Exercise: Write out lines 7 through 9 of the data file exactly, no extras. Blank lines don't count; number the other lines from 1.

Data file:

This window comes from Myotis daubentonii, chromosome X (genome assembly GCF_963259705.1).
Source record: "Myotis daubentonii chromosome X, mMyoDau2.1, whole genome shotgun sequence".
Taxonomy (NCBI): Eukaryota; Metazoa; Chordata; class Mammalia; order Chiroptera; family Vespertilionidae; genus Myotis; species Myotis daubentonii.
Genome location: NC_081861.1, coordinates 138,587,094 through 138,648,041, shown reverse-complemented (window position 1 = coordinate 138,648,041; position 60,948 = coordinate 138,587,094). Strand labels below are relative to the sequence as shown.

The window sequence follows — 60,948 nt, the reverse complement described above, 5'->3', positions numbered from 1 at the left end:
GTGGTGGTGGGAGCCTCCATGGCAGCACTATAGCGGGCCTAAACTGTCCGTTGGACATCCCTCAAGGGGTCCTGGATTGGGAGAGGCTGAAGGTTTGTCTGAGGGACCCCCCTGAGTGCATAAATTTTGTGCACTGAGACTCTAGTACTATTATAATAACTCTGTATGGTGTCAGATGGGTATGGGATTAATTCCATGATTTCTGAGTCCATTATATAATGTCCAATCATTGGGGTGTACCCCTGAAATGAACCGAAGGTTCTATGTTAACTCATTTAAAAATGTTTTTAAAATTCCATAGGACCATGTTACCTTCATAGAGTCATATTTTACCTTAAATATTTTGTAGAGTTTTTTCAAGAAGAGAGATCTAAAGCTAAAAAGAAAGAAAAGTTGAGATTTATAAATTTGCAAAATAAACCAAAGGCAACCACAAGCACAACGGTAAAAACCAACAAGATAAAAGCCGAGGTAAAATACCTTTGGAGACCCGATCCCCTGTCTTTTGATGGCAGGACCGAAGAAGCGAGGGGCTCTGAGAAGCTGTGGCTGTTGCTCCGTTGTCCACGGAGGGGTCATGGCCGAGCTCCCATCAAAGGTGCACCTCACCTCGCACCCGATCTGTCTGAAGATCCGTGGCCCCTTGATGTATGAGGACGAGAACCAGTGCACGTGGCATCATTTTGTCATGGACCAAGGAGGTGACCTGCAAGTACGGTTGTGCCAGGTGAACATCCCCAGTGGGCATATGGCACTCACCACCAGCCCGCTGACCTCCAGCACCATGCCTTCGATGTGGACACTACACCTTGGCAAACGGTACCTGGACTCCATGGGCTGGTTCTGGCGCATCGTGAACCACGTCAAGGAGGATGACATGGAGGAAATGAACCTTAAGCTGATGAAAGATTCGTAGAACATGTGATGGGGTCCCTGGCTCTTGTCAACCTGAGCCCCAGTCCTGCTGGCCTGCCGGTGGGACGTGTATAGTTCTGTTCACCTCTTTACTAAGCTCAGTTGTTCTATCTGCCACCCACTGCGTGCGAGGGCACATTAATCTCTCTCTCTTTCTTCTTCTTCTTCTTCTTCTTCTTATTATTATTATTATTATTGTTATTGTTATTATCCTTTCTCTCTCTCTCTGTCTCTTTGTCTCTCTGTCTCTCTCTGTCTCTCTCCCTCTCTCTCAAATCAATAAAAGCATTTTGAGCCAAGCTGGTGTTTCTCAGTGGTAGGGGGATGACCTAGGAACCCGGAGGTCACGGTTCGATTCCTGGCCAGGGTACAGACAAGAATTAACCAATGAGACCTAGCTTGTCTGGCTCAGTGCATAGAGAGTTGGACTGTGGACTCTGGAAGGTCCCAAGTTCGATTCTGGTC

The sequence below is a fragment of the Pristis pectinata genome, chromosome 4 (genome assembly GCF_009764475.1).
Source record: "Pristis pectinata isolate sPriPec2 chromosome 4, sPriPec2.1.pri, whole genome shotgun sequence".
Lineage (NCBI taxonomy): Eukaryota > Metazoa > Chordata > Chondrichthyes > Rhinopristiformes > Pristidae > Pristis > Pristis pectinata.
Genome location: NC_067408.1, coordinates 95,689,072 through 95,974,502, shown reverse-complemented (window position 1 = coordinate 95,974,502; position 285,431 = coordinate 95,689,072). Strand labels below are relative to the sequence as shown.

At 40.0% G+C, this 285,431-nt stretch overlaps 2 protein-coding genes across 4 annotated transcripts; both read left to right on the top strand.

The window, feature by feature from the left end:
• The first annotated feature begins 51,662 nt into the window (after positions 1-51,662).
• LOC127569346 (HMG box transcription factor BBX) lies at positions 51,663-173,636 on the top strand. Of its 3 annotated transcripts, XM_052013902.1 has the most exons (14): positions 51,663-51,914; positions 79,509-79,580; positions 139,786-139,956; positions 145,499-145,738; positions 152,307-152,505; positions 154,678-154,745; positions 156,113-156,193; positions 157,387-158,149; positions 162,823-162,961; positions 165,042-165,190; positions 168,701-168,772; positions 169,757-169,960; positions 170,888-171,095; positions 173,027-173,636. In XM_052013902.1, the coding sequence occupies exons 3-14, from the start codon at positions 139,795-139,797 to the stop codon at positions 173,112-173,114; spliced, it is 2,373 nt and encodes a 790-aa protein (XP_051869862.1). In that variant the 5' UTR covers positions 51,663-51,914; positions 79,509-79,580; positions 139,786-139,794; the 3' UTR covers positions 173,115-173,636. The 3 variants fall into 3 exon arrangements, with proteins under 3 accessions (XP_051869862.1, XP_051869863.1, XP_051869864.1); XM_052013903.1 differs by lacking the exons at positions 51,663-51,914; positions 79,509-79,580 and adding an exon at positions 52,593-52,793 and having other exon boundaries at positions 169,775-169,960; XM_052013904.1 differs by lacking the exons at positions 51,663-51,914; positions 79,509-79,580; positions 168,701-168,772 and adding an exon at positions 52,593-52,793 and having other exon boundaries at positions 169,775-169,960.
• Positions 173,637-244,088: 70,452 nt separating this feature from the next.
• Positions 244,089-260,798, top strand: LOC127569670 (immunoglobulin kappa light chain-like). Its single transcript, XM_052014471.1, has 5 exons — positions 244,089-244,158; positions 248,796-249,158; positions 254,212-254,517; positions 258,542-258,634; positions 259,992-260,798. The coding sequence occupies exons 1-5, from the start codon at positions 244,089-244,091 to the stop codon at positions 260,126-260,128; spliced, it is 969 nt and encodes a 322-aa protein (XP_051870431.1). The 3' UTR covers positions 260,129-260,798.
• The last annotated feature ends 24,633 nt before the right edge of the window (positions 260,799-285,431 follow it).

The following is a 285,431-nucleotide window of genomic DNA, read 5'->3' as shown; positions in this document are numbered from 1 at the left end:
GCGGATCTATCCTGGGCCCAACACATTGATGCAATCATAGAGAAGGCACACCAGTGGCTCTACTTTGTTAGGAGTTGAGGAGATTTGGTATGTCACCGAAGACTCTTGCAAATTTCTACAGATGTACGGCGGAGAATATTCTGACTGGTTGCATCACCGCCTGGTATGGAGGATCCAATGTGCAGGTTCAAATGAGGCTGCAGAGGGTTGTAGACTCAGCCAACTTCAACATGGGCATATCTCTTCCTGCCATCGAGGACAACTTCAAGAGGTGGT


The sequence below is a fragment of the Pristis pectinata genome, chromosome 4 (genome assembly GCF_009764475.1).
Source record: "Pristis pectinata isolate sPriPec2 chromosome 4, sPriPec2.1.pri, whole genome shotgun sequence".
Lineage (NCBI taxonomy): Eukaryota > Metazoa > Chordata > Chondrichthyes > Rhinopristiformes > Pristidae > Pristis > Pristis pectinata.